Common mistakes in corporate wellness
1/ Staff bring LTC’s into the workplace
Probably the single biggest obstacle to creating a culture of health within a business. The organisation’s leadership recognises that ‘lifestyle’ conditions such as type 2 diabetes are a problem for the business but - deep down - they feel responsibility sits with the individual.
This is an error, both factually and strategically. Most of us spend between a third and a half of our waking lives at work. What we eat and drink, the physical activity we achieve and the habits we adopt are all directly shaped by our employer. And that’s before you factor in our tendency to define our
Organisations which accept this have a good chance of success. They recognise their influence on staff health and therefore their ability to affect change. Those that don’t will struggle.
2/ Physical activity is just a PC term for sports
You do not need to be an athlete or a gym bunny to meet the recommended guidelines for physical activity.
The recommendation for physical activity is 150 minutes of moderate physical activity such as brisk walking or pushing a lawn mower a week. Vigorous physical activity such as jogging or stair climbing counts twice, meaning you can get away with 75 minutes a week. You should also do at least 30 minutes of muscle building activity a week such as gardening or weights.
The problem with equating physical activity with
Performing in front of others
Having a special skills set (running, throwing, kicking etc)
Special clothes and changing in front of others
Putting aside their free time
Conversely, the best physical activity interventions are those that can habitually
3/ Health checks - the more the merrier
Health checks are not a panacea. Screening staff for health problems has a ‘common sense’ appeal but unless deployed selectively can do more harm than good.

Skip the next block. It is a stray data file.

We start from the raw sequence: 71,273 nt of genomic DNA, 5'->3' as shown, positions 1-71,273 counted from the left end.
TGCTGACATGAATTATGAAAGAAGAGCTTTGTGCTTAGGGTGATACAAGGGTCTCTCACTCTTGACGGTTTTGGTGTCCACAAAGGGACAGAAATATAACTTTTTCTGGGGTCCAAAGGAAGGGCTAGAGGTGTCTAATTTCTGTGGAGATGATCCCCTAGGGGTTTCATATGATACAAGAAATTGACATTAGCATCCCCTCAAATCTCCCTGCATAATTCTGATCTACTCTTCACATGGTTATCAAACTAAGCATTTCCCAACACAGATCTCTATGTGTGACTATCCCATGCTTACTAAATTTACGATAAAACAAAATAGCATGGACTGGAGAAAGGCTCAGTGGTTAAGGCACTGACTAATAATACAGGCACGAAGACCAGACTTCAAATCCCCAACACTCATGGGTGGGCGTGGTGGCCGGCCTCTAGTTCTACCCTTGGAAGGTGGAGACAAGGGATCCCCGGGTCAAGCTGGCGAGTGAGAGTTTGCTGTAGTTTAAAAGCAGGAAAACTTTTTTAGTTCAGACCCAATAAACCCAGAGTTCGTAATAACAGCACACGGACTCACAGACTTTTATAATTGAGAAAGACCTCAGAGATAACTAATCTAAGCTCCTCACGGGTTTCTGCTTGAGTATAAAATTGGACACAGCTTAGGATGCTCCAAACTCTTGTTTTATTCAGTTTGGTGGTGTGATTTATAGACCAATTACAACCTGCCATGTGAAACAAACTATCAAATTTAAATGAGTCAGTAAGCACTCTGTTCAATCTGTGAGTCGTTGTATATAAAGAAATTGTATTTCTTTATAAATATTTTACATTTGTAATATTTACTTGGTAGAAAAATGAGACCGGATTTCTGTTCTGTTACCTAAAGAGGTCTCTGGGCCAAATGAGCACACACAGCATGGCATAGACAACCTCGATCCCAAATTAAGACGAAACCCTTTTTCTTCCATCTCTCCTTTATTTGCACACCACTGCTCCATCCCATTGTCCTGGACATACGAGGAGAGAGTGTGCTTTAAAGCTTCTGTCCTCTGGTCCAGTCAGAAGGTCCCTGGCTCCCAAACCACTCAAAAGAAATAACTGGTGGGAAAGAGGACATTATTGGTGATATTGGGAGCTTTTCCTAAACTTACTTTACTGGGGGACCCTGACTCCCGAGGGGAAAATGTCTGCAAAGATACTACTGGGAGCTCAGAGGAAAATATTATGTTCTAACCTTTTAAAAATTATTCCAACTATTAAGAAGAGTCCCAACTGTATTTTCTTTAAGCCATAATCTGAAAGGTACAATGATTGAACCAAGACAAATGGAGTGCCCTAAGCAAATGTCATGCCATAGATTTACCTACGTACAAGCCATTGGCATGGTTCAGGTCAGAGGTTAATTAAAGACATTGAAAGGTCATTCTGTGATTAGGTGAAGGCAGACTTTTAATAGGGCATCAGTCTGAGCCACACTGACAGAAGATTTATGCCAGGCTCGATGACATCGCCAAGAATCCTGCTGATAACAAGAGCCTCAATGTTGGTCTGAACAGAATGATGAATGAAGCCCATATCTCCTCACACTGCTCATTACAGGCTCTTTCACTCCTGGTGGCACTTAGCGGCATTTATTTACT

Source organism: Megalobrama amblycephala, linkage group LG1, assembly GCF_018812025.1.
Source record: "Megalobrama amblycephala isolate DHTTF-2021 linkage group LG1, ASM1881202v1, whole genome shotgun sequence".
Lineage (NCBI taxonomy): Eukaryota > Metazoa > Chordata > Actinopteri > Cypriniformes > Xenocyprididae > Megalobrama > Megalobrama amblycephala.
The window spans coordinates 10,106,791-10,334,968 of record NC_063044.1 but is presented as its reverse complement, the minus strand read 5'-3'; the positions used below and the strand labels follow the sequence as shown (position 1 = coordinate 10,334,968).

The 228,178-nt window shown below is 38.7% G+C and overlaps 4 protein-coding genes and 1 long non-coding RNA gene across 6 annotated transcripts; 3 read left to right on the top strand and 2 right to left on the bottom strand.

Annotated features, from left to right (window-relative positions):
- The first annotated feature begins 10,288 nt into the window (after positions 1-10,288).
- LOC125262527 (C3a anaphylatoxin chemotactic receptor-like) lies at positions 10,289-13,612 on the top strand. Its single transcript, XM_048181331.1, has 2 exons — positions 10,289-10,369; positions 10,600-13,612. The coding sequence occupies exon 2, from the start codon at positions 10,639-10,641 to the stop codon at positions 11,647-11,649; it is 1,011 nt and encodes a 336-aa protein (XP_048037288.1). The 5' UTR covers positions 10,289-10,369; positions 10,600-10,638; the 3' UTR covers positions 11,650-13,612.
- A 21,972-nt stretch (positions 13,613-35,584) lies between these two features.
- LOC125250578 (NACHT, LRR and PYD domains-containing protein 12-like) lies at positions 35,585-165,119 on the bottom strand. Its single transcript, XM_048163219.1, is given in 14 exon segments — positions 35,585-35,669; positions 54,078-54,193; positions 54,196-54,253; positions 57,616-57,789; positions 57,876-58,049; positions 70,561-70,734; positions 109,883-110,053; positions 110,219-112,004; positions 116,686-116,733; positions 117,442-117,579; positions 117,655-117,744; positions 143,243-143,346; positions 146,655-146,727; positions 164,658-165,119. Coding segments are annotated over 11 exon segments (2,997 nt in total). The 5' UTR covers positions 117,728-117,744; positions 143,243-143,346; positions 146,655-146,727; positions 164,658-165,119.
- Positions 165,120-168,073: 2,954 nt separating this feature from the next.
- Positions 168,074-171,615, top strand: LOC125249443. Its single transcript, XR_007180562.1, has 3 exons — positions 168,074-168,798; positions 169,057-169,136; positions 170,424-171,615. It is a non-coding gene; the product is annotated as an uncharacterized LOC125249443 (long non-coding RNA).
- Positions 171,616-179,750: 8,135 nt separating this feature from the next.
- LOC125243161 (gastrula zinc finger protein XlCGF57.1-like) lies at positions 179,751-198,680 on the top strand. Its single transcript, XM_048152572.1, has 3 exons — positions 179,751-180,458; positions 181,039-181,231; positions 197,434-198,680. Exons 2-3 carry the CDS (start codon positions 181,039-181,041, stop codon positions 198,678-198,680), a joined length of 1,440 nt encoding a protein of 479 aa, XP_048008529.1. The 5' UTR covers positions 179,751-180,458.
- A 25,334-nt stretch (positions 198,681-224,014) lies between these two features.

Health screening can cause serious unintended harms. Such harms may relate to the intervention itself (
The golden rule in health screening is that a test should never be given to a population group unless it can clearly be shown that the benefits outweigh the risks.
In the context of corporate wellness, it is vital that this calculation is made with the individual in mind and not the business.
Summary 'pros and cons' of corporate wellness
Improved staff health, physical and mental
Cuts the direct and indirect costs associated with staff sickness and absence
Improves staff loyalty and engagement, reducing hiring and retention costs and improving productivity
Boosts corporate reputation and standing among staff, clients and stakeholders
Creates a wider good - by helping your staff stay well your business is benefiting society
Requires senior management time and ongoing investment
It needs to be done properly, ill-considered implementations may be received negatively
Results will take time to filter through - a company’s health profile cannot be changed overnight
Where StepJockey fits
StepJockey fights sedentary behaviour in multi-storey offices by
Our unique smart signs and gamification platform enable employers to make their offices visibly healthier and more active without the need for large-scale capital investment. Benefits include:
- more active and engaged employees
- rich-data for wellness and CSR reporting
- health, time and carbon savings
StepJockey has labelled more than 13,000 staircases in over 100 countries. Clients include large corporates as well as many hospitals and public authorities.
StepJockey is proud to be making offices healthier and more productive all over the world. Find out how!Get in touch